Bowles identifies two forms of prejudice: (1) the defense is permitted to use evidence not subject to cross-examination by the state; and (2) the invocation of the privilege would have a "disproportionate impact" on the jury. Bowles v. United States, supra, at 541-42. This claimed prejudice, the defendant claims, is "vastly overstated." In the event that no right of the defendant to require a witness to invoke his self-incrimination privilege in the presence of a jury is found, his alternative position is that the trial judge erred in refusing to allow him to call Eugene to have him answer, in the presence of the jury, those questions that he willingly answered on the voir dire 6 so that the jury could at least observe him.

The rule of Bowles v. United States, supra, rests on the conclusion that to allow the defense to call such a witness permits the party calling the witness to bolster its case out of inferences arising from the use of the privilege. See also Namet v. United States, 373 U.S. 179, 180, 83 S.Ct. 1151, 1151-52, 10 L.Ed.2d 278 (1963). One court put it this way: "Neither side has the right to benefit from any inferences the jury may draw simply from the witness' assertion of the privilege either alone or in conjunction with questions that have been put to him." United States v. Lacouture, 495 F.2d 1237, 1240 (5th Cir.), reh. denied, 503 F.2d 568 (5th Cir.), cert. denied, 419 U.S. 1053, 95 S.Ct. 631, 42 L.Ed.2d 648 (1974); Bowles v. United States, supra at 541. "The rule is grounded not only in the constitutional notion that guilt may not be inferred from the exercise of the Fifth Amendment privilege but also in the danger that a witness's invoking the Fifth Amendment in the presence of the jury will have a disproportionate impact on their deliberations.... In reality the probative value of the event [invoking the privilege] is almost entirely undercut by the absence of any requirement that the witness justify 7 his fear of incrimination and by the fact that it is a form of evidence not subject to cross-examination." Bowles v. United States, supra at 541-42.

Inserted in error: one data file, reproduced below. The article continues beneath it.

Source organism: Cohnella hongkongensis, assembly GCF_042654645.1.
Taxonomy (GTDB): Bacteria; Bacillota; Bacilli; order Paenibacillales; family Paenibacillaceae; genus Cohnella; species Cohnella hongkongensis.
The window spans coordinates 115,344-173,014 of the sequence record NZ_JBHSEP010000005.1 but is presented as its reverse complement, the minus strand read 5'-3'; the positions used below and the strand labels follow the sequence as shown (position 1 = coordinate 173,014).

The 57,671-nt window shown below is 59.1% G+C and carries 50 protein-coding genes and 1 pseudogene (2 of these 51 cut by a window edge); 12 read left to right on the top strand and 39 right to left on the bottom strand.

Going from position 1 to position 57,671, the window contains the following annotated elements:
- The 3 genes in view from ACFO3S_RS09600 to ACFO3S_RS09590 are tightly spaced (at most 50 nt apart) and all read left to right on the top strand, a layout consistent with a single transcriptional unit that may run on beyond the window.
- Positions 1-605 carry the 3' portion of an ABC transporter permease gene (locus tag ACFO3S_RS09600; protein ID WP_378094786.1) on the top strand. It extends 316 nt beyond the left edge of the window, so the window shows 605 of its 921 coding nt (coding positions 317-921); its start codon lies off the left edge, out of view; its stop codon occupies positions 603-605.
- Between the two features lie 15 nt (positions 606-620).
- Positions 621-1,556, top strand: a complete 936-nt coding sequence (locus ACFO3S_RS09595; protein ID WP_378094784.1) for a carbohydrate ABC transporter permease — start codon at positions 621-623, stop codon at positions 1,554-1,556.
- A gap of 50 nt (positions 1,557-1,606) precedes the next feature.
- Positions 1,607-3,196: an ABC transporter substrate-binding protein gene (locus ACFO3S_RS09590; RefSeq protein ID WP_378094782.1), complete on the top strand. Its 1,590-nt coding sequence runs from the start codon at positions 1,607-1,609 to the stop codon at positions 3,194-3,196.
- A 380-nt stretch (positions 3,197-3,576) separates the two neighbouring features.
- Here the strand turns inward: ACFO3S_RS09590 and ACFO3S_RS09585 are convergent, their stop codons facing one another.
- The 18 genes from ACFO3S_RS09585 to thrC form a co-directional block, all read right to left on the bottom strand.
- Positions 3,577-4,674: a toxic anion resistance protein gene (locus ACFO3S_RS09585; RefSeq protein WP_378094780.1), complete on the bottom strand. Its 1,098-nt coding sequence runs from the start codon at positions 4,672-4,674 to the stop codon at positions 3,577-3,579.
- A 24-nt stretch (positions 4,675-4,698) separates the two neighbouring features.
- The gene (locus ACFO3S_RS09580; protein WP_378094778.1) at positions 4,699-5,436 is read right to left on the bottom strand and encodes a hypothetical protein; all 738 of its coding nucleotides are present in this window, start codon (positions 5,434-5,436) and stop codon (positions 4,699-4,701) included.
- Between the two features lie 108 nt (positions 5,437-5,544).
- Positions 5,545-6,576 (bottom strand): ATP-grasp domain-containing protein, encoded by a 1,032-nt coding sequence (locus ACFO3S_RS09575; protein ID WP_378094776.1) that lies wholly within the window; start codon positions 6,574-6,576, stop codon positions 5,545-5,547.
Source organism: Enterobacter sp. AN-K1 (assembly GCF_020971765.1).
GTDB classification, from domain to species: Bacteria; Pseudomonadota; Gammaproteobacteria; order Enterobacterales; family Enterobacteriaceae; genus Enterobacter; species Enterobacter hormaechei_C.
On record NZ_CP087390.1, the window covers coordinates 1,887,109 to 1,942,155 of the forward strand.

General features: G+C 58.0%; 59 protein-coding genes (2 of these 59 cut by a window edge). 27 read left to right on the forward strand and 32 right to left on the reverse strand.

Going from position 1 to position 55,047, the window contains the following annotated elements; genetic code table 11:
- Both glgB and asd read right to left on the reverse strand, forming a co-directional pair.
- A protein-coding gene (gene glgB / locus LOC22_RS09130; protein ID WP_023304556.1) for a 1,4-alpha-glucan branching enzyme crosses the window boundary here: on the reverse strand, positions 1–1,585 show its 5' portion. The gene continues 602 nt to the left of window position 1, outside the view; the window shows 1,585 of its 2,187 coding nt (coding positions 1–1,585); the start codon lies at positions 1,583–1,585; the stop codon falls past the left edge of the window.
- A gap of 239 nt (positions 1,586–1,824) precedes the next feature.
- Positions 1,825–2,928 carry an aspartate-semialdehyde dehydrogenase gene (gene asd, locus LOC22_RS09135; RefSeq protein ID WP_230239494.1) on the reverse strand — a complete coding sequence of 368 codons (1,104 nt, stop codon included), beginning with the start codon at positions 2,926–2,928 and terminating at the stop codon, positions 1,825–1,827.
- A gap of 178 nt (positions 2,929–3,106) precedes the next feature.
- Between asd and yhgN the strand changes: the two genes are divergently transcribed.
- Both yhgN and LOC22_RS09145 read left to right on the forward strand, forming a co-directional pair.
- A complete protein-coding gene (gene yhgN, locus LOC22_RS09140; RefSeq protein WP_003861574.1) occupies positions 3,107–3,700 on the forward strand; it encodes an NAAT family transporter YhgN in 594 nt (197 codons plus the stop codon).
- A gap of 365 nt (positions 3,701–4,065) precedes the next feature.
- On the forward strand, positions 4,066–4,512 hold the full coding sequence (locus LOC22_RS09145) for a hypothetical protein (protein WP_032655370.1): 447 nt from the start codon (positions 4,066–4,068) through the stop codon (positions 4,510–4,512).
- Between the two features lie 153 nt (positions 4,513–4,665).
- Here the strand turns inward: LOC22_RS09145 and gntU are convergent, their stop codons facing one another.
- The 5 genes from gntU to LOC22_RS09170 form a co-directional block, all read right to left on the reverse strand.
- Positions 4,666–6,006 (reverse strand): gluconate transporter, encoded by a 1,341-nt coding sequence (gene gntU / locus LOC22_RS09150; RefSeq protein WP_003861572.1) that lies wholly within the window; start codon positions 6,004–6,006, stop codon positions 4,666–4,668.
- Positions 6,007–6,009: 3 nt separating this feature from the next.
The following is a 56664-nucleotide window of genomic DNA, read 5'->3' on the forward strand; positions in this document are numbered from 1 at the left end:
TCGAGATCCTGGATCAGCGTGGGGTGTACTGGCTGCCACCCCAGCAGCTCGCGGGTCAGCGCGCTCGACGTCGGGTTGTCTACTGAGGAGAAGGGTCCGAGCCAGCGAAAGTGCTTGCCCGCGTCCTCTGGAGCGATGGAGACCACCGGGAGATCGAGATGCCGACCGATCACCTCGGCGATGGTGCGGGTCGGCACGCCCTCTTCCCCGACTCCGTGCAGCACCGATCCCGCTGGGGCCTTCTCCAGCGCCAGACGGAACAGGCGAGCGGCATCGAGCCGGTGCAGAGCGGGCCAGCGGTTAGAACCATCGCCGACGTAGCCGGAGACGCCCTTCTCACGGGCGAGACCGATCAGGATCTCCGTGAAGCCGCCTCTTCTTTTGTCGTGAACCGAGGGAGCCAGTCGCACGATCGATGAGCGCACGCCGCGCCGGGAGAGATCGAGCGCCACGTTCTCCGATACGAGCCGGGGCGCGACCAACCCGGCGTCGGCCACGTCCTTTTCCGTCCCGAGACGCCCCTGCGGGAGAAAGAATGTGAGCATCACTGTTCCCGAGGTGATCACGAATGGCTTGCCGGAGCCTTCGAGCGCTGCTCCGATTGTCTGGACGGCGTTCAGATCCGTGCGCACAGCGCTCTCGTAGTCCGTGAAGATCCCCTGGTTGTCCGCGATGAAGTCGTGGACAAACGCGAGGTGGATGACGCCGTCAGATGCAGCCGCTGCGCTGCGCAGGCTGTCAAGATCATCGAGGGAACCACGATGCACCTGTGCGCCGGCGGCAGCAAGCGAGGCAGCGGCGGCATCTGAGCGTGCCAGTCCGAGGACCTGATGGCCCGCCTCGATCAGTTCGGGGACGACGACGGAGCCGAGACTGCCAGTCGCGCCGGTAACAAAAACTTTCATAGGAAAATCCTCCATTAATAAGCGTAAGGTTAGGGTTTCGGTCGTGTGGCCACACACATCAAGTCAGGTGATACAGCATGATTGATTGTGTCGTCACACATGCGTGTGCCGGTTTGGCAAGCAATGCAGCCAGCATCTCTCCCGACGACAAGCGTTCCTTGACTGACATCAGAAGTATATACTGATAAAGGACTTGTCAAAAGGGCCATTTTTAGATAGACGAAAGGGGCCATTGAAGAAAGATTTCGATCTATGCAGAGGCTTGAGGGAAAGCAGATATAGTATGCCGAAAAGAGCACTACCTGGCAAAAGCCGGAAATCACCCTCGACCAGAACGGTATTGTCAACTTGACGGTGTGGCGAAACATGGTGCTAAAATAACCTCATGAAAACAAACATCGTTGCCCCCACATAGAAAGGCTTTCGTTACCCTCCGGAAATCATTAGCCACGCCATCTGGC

We do not agree with the defendant in this case that the prejudice claimed by permitting a witness to be called by the defendant to invoke the fifth amendment before the jury is "vastly overstated." Neither side has the right to benefit from inferences capable of being drawn by the jury where the privilege is invoked by the witness. See, e.g., United States v. Beechum, 582 F.2d 898, 909 n. 10 (5th Cir.1978), cert. denied, 440 U.S. 920, 99 S.Ct. 1244, 59 L.Ed.2d 472 (1979). Reason and human experience indicate that inferences are certainly suggested by such a tactic; the danger inherent in this circumstance is that the inference or inferences drawn may have little, if any, juristic relation to the issues before the jury. More important, however, is the fact that the inference, whatever it may be, cannot be attacked...